4D Flow with Compressed Sensing for the Evaluation of Intracranial Aneurysmal Flow Patterns
Background: 4D flow (4DF) magnetic resonance imaging (MRI) offers a promising way to evaluate blood flow patterns in intracranial aneurysms, although long scan times present a major limitation to broad clinical implementation. Compressed sensing (CS), an accelerated imaging technique using strategically undersampled data for data reconstruction, offers a possible solution to reduce scan times. The aim of this study was to understand the effects and limitations of varying compressed sensing acceleration factors, R, at different resolutions in in vitro 4D flow acquisitions.
Methods: This study employed a phantom depicting a saccular aneurysm. Experiment 1 evaluated the reliability of 4D flow with varying levels of compressed sensing acceleration factors (R=7.6, 12.8, and 16.6). Experiment 2 assessed the effects of varying resolutions (0.5, 1.0, 1.5, and 2.0 mm) with a compressed sensing R=12.8. Qualitative analysis included a visual assessment of velocity vectors and streamlines. Quantitative analysis compared the velocity components, peak velocity, flow rate, and wall shear stress in each experiment. All studies were post-processed using a clinically-geared software as well as with an In-House engineering pipeline, with the purpose of understanding the advantages and disadvantages of each approach and validating any results.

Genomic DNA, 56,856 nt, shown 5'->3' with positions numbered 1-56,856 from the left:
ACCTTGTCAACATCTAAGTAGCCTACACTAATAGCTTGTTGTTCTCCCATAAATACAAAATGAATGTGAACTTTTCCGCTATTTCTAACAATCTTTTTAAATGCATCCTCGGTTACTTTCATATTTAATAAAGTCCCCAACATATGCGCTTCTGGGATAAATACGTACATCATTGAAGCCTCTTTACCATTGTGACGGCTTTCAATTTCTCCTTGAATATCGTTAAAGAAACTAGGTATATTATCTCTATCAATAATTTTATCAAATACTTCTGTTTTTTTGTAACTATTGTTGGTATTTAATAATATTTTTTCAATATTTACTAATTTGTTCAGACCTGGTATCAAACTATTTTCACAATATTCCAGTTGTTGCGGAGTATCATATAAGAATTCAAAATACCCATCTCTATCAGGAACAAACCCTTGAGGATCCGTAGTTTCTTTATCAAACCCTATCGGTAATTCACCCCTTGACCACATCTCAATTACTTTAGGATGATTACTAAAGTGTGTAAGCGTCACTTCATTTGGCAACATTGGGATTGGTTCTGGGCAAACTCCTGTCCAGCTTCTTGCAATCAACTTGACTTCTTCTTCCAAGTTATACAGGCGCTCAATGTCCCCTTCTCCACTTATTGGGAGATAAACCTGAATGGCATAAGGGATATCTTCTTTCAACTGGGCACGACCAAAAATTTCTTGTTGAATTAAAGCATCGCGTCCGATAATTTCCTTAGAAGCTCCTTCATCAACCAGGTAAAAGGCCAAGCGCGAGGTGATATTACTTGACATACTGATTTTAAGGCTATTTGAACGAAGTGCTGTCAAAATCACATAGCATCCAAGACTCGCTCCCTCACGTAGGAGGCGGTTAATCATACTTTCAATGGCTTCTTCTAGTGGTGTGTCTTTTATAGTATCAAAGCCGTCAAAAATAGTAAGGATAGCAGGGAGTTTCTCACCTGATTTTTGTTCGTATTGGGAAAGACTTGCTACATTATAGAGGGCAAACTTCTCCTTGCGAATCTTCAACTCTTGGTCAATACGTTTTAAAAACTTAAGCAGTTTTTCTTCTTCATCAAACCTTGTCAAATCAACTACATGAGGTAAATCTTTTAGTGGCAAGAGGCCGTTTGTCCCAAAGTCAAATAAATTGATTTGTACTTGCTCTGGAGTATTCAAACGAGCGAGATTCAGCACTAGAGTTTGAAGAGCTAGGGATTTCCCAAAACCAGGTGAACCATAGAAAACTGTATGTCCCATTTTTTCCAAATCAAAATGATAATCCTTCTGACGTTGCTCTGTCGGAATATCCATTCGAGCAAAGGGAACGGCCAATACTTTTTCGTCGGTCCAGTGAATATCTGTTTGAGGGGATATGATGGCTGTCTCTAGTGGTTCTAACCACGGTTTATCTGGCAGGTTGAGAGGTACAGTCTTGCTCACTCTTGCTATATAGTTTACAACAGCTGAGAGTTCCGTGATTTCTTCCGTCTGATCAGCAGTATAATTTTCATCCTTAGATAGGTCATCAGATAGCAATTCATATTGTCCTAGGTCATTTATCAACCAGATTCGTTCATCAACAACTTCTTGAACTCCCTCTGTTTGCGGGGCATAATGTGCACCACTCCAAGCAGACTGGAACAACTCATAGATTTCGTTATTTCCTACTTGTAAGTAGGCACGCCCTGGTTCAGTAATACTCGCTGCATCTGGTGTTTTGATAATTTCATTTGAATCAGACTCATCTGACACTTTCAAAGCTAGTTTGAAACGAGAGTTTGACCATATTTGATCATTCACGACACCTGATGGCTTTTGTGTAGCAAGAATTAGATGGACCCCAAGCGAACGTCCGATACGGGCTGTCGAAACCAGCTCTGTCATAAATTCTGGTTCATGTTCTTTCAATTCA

Results: The addition of compressed sensing reduced scan times to approximately 4-7 minutes. The In-House processing pipeline is superior to the clinical software in visualizing of velocity; visual analysis showed velocity overestimations in the R=16.8 streamlines, indicating the limits of compressed sensing to be 7.6 < R < 12.8. As expected, comparison of velocity components reflects a decrease in linear regression slopes and correlations as acceleration factors increased (m > 0.90 for all acceleration factors except R=16.6, and all r > 0.9). Experiment 2 highlights partial voluming effect at R=12.8: as resolutions decrease, velocities along the wall are less reliable than velocities furthest from the wall, which retain high slope and correlation values (both above 0.9 at 1.0 mm and 1.5 mm resolutions). High variability peak velocity, flow rate, and wall shear stress in both pipelines point to the need for a reliable way to post-process 4D flow.
Conclusion: This study showed reliable velocity data can be obtained from 4D flow studies acquired with compressed sensing lower to moderate acceleration factors at higher resolutions. With clinically-acceptable scan times, the focus now shifts towards establishing a robust and validated workflow for 4D flow studies before clinical implementation can truly be feasible.